With all due respect to 'the mysteries of the creative mind,' however, I wholly agree with them that almost anyone can live and work much more creatively than they do now. 'Creativity isn't just about innovating of making art ' its' about [begin italics] living [end italics] creatively. We can approach any situation in life with a creative spirit. We all have the capacity to dream, explore, discover, build, ask questions, and seek answers ' in other words, to be creators.'

Move Your Bus: An Extraordinary New Approach to Accelerating Success in Work and Life
Move Your Bus: An Extraordinary New Approach to Accelerating Success in Work and Life
by Ron Clark
Edition: Hardcover
Price: CDN$ 19.30
33 used & new from CDN$ 6.87

5.0 out of 5 stars How to accelerate "the relentless pursuit of excellence" and do so with people power, March 1 2016
Ron Clark's use of an extended metaphor (i.e. a bus) may result in some of the same confusion as did Jim Collins' use of the same metaphor in Good to Great (2001). Both discuss passengers but classify them differently. Collins urges companies to get 'the right people' on the bus and get 'the wrong people' off whereas Clark differentiates people as follows:

o Former Runners are burned out and coasting.
o Walkers want to run but are exhausted.
o Potential Runners have a career that is blocked by an unappreciative boss who prefers to walk.
o Riders want to be better but have no idea how to begin to walk, much less run.
o Runners look around and realize that there is a new generation of Runners 'who seem to be accelerating with turbo boosters that make [their] run look like a trot
o Others have had all manner of serious pro0fessioinal and personal problems and feel that they now lack the will and energy to run.
o Still others 'may even feel that [they] have fallen off the bus and have been run over by it.

These comprise the 'cast of characters' in Clark's parable: Rufus the Runner, Joan the Jogger, Wanda the Walker, Ridley the Rider, and Drew the Driver. It is important to keep in mind that the term 'bus' could refer to all of an organization and even a country or federation of countries (e.g. United Nations); to a part of an organization such as a division, department, committee, o0r even a brand; and also to a movement to make a vision a reality (e.g. securing independence for India within the United Kingdom).

As Clark explains, 'Remember, the bus represents your goals and achievements as an organization, which could be anything from your business to your family unit to the committee you chair for your neighborhood association. And don't forget that the bus has no gas tank and is therefore not self-propelled ' you're going to pull it along solely with people power.'

Although the primary purpose of much of the information, insights, and counsel in this book is to help his readers accelerate 'the relentless pursuit of excellence' and do so with people power, he also observes in the Epilogue: 'With all the talk of making the bus run, I felt the need to mention that sometimes it's necessary to stop the bus completely, for the right reason.' (This is what happens in Toyota's factories whenever someone detects a flaw or problem of some kind. They can stop the production line by pushing a big red button.) All organizations have Runners, Joggers, Walkers, Riders, and Drivers. Many of them also have one or more Saboteurs.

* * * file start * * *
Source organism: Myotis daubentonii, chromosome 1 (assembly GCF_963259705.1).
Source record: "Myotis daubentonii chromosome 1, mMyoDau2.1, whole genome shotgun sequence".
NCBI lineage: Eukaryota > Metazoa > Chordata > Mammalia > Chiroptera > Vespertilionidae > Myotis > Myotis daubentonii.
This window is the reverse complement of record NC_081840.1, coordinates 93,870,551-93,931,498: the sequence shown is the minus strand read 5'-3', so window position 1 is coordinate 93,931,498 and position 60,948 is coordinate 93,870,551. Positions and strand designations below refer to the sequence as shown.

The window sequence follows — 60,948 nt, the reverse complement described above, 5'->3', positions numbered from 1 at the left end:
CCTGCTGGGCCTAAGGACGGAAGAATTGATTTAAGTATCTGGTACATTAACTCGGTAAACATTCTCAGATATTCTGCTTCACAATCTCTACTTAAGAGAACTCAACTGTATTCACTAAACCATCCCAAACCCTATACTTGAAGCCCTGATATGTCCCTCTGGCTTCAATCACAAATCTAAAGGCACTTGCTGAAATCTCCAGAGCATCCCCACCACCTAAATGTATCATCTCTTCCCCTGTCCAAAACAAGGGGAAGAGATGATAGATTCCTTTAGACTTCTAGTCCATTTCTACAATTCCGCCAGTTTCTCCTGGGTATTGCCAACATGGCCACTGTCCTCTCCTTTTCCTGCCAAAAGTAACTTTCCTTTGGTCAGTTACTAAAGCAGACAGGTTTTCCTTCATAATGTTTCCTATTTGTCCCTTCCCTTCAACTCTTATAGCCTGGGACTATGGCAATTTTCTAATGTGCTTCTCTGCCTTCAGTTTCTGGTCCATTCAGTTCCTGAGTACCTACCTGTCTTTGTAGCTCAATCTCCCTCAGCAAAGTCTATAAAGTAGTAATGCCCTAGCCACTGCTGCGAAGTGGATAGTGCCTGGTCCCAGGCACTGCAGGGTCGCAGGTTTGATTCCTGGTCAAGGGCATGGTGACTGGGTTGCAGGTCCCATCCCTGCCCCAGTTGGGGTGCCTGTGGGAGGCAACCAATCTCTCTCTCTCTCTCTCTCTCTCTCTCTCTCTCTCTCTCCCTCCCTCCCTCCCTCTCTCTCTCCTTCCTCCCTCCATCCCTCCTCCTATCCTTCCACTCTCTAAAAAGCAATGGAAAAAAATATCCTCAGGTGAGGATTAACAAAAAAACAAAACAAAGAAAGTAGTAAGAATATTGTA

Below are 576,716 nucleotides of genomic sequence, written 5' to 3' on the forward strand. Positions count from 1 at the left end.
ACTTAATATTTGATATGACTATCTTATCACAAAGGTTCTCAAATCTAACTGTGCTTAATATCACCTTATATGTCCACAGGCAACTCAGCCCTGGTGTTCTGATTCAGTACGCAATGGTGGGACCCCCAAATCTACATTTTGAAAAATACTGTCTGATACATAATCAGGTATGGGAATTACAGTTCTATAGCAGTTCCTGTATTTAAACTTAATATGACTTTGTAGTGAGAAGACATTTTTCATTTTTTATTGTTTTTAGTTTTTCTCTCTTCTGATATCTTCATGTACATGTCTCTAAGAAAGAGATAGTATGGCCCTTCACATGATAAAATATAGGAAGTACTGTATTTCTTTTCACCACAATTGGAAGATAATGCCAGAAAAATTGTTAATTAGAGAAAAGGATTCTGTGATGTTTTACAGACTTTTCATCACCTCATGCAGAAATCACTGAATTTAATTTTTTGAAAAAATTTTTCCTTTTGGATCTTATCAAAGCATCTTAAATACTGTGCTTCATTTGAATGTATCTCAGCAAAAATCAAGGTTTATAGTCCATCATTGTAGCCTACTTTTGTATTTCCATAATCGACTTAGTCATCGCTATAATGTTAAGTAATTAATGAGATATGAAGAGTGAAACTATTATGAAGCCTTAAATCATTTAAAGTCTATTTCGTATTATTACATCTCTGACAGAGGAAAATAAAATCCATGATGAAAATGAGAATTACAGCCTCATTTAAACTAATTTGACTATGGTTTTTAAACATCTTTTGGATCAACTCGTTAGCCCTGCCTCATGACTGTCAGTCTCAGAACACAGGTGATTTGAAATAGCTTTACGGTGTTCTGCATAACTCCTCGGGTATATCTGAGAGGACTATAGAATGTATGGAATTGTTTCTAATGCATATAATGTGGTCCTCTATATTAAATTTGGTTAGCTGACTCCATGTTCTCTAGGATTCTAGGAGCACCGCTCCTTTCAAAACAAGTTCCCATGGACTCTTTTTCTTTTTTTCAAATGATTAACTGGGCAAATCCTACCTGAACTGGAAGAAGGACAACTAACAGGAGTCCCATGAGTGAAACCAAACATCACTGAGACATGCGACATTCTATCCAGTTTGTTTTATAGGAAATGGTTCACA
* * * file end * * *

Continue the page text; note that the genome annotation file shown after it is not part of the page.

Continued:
As I worked my way through this book, I was again reminded of two quotations that seem especially relevant to Ron Clark's compelling vision of what can be accomplished. First, an African proverb: "If you want to go fast...go alone. If you want to go far...go together." Also this observation by Margaret Mead: 'Never doubt that a small group of thoughtful, committed citizens can change the world; indeed, it's the only thing that ever has."

Big Data, Little Data, No Data: Scholarship in the Networked World
Big Data, Little Data, No Data: Scholarship in the Networked World
by Christine L. Borgman
Edition: Hardcover
Price: CDN$ 40.55
24 used & new from CDN$ 30.28

5.0 out of 5 stars How and why 'the value of data lies in their use., Feb. 24 2016
The best business books such as this one are driven by scholarship, a process during which information about a given subject is accumulated and evaluated, then shared with others. Christine Borgman is among the most highly-regarded knowledge leaders in the burgeoning field of data scholarship. It came as no surprise to me that she needed 91 pages to cite the scope and depth of her own research for this book.

Those who have read any of her previously published works ' notably Scholarship in the Digital Age: Information, Infrastructure, and the Internet (2007) and From Gutenberg to the Global Information Infrastructure: Access to Information in the Networked World (2000), both also published by MIT Press ' already know that she thinks with exceptional rigor and writes with uncommon eloquence. Non-scholars such as I also appreciate her ability to explain complicated relationships (e.g. disciplinary knowledge infrastructures) without dumbing down their unique significance. Here's a brief sample of her style and grace in the first paragraph of her preface: